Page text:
Clemens throws in bullpen, still eyes June 22 return
"Just to be back over here at the stadium, it was great to finally see the guys," the seven-time Cy Young winner said. "Right now, for me, it's all happening extremely fast. It's all coming together."
The 43-year-old Clemens rejoined the Astros on May 31, agreeing to a $22 million contract to pitch the rest of the season. He started for Single-A Lexington on Tuesday, throwing 62 pitches and giving up a home run but striking out six in three innings of work.
Clemens will start for Double-A Corpus Christi on Sunday and Triple-A Round Rock next Friday before his first scheduled start for Houston, against the Minnesota Twins in 13 days.
"That's our target date," Clemens said. "We're not going to move off that date unless I have a setback."
Clemens flew from Lexington to Texas on Friday morning and donned a regular Astros uniform for his workout about three hours before Houston hosted Atlanta.
"This is what we call a 'downhill' session," Clemens said. "It's just a repetitive session where you work on mechanics."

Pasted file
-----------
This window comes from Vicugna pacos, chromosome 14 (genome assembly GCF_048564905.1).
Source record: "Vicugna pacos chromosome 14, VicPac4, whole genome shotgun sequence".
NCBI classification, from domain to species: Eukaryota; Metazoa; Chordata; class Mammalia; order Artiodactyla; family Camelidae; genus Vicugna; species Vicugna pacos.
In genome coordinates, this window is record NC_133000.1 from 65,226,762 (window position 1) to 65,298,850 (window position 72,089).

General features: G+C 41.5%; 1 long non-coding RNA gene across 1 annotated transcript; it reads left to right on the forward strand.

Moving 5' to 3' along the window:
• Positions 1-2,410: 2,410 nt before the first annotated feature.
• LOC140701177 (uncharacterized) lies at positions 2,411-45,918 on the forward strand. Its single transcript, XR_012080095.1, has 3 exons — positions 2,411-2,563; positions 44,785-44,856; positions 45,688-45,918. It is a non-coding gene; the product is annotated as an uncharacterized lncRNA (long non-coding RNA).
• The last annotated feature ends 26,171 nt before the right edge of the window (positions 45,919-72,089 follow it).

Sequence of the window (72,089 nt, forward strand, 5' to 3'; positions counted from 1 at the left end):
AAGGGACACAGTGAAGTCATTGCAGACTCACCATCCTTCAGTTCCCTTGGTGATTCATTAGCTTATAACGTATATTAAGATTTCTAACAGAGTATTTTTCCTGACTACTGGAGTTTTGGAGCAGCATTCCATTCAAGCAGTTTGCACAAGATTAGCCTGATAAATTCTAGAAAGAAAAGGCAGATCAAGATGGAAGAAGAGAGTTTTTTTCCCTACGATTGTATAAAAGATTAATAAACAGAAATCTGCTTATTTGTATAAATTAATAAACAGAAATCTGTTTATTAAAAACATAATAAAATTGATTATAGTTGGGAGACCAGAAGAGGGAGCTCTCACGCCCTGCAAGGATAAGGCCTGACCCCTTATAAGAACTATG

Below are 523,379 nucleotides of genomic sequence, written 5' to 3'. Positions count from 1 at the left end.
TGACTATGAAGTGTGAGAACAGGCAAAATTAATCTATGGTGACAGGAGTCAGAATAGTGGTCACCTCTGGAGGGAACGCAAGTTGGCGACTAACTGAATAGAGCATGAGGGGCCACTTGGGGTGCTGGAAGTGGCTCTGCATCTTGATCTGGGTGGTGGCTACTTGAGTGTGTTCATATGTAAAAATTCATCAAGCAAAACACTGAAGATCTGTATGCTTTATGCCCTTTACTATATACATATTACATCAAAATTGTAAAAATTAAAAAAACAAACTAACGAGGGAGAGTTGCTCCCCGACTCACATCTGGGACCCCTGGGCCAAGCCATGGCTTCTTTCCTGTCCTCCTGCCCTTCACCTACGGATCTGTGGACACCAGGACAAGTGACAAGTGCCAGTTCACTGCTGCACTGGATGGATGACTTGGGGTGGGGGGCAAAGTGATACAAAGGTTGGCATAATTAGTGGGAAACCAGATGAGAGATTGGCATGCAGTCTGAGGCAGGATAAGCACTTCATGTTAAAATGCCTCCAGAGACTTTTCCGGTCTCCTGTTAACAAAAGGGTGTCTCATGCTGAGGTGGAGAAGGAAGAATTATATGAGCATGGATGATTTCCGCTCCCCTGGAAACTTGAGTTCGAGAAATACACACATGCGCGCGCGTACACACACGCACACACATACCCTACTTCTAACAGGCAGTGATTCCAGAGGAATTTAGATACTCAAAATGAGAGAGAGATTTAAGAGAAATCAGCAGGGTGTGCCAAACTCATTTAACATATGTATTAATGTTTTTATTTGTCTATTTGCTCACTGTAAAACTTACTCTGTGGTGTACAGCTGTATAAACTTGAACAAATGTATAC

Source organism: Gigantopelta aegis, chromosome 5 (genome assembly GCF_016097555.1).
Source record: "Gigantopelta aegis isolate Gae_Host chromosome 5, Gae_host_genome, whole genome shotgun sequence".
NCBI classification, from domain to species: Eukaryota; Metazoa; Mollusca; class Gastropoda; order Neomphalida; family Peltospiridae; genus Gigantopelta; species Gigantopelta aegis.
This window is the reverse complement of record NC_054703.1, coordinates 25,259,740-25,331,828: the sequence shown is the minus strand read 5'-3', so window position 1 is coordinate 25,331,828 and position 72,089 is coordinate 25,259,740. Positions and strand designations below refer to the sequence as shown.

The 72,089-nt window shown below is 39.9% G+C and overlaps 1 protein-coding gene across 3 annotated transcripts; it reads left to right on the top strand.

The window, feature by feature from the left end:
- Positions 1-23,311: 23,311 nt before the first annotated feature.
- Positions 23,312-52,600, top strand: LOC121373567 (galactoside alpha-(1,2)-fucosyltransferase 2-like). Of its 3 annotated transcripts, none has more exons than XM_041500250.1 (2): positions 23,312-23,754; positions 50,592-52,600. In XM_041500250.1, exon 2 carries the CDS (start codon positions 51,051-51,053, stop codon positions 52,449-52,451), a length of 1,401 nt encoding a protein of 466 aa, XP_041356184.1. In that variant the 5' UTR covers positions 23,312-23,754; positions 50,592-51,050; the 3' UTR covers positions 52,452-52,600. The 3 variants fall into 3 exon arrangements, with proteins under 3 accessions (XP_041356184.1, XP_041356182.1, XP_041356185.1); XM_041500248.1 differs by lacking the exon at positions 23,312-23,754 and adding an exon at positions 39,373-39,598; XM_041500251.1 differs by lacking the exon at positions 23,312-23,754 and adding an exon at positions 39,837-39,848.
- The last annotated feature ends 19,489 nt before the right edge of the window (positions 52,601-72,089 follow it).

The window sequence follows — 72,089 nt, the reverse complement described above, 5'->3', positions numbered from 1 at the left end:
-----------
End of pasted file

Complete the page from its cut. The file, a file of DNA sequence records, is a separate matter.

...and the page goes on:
Clemens led the major leagues with a 1.87 ERA for the Astros last season, but developed back and hamstring problems in the final weeks and the postseason. He said his body took "30-35 hours" to fully recover from the Lexington start, but said he feels on-target for his scheduled return.
"My arm's going to be fine," said Clemens. "I just need to get through the soreness in these next two starts."
Clemens said he's fully healed from the leg problems that culminated in his exit after two innings in Game 1 of the World Series.
"They feel decent," he said. "That's where the stamina is going to come from. I just need to get those muscles stretched out."
Clemens' nameplate is back above his locker, two down from close friend Andy Pettitte. Clemens chatted with several teammates and manager Phil Garner on the field after he was finished throwing.
His game in Lexington drew more than 9,000 fans. He also got to play with his oldest son, Koby, a third baseman for the team.
"I'll enjoy each step of the way and try to make it fun for the people around me," Clemens said. "As long as my body is keeping up with me, I'll be all right. I won't be too much of a crank."
Copyright 2006 by The Associated Press
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